personal factors that I have overlooked that may be contributing to my decision to

engage in this planned course of action?’’

Positive or aspirational ethics strive to achieve the highest ideals of ethical and

professional conduct in all our interactions with clients (Knapp & VandeCreek,

2006). It eschews efforts to do the minimum to get by or to just avoid negative

outcomes. Further, positive ethics focuses on the best possible outcome for the client.

Risk management

shares the goal of positive outcomes for clients, but it is more

specifically focused on minimizing risks for the psychotherapist that may result in

ethics complaints or malpractice claims. Risk management attends to data on the

most likely causes of complaints against psychotherapists and utilizes them to

develop practice models to reduce the probability of these pitfalls. Effective risk

management most frequently addresses informed consent, effective documentation,


Journal of Clinical Psychology: In Session, May 2008

Journal of Clinical Psychology: In Session

DOI: 10.1002/jclp

and consultation (Bennett et al., 2006). While reducing the risk of an ethics

complaint or malpractice claim is obviously of great importance to all psychothera-

pists, as will be seen in the following articles, effective ethical practice embraces risk

management, but retains its focus on the client’s best interests rather than on

protecting the psychotherapist.

Defensive practice

focuses on the direct protection of the psychotherapist. It

involves making decisions based on reducing the possibility of adverse outcomes for

the psychotherapist (Barnett, 2007). For example, a practitioner may restrict the

range of clients worked with and refuse to work with certain types of clients, such as

those with suicidal ideation or severe personality disorders, out of fear that they

materially increase risk (Wilbert & Fulero, 1988). As highlighted in the articles to

follow, overzealous efforts to avoid all possible risk can actually result in greater

harm to clients. For example, an absolute refusal to cross certain boundaries in

psychotherapy, such as self-disclosure and touch, can result in poorer treatment

outcomes and may not be in the client’s best interests (Williams, 1997; Zur, 2001).

The authors of articles in this issue consistently emphasize positive ethics.

Focusing on the client’s best interests and aspiring to the highest ideals of our

profession are most likely to achieve the best treatment outcomes, to assist

psychotherapists in effectively responding to the inevitable ethics challenges we

confront, and incidentally, to minimize risks to the psychotherapist.

The Regulatory Environment

The regulation of healthcare practice creates it own set of complications to positive

ethics. The regulatory environment refers to one’s practice setting and the many

standards, regulations, laws, and policies that regulate the practice of psychotherapy.

All psychotherapists must follow the ethics code of their profession, such as the

Ethical Principles of Psychologists and Code of Conduct

(Psychological Association,

2002; hereinafter referred to as the ‘‘Ethics Code’’), and state laws and regulations

relevant to their status as a licensed professional. Additionally, depending on one’s

practice setting, other policies and regulations must be considered. Psychotherapists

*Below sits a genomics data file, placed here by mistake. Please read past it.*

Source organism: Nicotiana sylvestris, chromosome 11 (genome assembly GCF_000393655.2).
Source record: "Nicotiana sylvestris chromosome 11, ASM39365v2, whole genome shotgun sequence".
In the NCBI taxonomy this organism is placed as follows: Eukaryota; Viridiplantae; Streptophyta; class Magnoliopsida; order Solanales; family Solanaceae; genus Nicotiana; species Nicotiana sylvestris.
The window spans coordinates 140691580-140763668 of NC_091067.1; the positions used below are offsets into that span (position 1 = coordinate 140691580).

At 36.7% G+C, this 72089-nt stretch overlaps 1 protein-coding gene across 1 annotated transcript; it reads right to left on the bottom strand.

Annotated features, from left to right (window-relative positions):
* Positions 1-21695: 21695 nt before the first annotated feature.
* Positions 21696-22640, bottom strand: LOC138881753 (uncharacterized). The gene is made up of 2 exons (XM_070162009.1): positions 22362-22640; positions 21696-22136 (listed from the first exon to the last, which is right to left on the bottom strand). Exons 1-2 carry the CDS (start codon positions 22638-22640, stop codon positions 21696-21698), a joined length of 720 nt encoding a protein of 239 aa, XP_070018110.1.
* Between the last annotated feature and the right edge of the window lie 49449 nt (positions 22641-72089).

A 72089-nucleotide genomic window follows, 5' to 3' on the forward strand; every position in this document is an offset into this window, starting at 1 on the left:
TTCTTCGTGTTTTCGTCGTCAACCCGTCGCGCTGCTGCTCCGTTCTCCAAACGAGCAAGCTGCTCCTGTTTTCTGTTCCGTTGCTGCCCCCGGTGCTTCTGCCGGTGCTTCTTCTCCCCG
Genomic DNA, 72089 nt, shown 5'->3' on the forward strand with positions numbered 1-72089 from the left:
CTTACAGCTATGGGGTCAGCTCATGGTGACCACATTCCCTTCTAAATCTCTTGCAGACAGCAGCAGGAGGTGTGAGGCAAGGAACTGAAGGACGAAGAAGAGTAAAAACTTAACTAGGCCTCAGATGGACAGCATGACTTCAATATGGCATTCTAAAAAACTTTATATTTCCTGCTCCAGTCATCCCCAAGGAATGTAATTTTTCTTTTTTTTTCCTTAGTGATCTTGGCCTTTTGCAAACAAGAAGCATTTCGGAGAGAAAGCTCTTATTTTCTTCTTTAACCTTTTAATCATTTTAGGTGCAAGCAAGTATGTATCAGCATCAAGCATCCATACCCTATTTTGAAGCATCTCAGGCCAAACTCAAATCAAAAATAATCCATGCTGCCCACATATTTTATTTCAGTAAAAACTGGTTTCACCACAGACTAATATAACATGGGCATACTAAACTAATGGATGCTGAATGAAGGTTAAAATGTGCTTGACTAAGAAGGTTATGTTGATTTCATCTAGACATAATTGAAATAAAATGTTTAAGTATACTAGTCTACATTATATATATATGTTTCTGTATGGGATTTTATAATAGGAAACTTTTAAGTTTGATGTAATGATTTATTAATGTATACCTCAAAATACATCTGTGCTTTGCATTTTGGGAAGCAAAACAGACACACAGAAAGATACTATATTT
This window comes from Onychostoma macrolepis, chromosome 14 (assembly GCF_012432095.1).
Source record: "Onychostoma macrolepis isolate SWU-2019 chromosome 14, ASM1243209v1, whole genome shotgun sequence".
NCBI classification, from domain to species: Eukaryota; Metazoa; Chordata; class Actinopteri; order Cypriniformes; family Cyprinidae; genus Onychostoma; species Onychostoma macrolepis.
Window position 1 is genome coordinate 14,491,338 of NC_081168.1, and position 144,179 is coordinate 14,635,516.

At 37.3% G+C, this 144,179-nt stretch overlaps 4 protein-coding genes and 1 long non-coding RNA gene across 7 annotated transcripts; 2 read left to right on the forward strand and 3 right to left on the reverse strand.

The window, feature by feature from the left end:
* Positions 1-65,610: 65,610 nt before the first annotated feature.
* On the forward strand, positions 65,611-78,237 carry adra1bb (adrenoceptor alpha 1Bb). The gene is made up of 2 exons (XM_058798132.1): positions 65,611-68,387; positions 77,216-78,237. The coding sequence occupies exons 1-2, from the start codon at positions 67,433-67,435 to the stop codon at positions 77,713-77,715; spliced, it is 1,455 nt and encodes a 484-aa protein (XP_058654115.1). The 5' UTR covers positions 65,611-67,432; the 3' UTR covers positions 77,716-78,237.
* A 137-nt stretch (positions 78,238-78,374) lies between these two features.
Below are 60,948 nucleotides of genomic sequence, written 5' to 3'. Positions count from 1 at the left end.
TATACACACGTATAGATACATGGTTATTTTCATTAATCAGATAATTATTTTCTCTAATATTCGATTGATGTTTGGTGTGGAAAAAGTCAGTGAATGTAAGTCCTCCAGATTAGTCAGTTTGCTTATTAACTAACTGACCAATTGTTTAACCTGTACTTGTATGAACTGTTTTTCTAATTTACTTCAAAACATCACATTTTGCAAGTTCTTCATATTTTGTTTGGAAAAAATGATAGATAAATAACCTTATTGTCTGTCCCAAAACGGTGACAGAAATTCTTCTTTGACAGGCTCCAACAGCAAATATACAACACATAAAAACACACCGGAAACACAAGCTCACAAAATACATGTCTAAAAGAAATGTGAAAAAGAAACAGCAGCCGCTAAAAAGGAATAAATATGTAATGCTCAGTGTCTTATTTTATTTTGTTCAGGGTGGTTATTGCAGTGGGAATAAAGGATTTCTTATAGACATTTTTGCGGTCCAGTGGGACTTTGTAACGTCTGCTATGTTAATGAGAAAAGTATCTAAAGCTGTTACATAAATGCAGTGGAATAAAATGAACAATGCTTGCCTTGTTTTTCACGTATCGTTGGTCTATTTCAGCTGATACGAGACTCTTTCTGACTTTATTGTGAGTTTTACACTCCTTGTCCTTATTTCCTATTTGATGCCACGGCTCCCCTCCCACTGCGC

working in institutions such as state hospitals, federal prisons, county schools, and

the like will find a plethora of documents that regulate how they conduct themselves

in their professional roles.

Psychotherapists also must be aware of prevailing professional standards in certain

areas. Knowledge of the professional literature in one’s area of practice is an ethical

duty for keeping aware of changes in practice patterns and recent developments that

may alter accepted practices. Psychologists, for example, should familiarize

themselves with American Psychological Association’s (APA) various practice

guidelines that reflect the current consensus of experts in a number of specific

practice areas such as the treatment of older adults, girls and women, and ethnically

diverse populations. These may be accessed at www.apa.org/practice/prof.html.

Ethical Decision Making

When faced with ethical dilemmas, psychotherapists will seek information from the

law, professional publications, and colleagues to guide them in their decision

making. Consider the following two illustrative examples:

A psychotherapist receives a telephone call from an individual identifying

herself as the noncustodial parent of one of the psychotherapist’s clients.


Ethical Practice of Psychotherapy

Journal of Clinical Psychology: In Session

DOI: 10.1002/jclp

The client is a minor, and the psychotherapist correctly had the custodial

parent consent to the child’s psychotherapy. But the psychotherapist is

unsure of how to respond to this request since the noncustodial parent has

not been involved in the treatment and the custodial parent does not want

her involved.

The first thing the psychotherapist did was review the Ethics Code and its sections

on informed consent to psychotherapy. While the psychotherapist did follow these

standards, the issue of the noncustodial parent’s access to treatment information had

not been addressed. The psychotherapist next sought consultation with a colleague

with expertise in ethics and legal issues in psychotherapy. The colleague referred the

psychotherapist to a particular section of law in their state that authorizes all

noncustodial parents to have access to all treatment information concerning their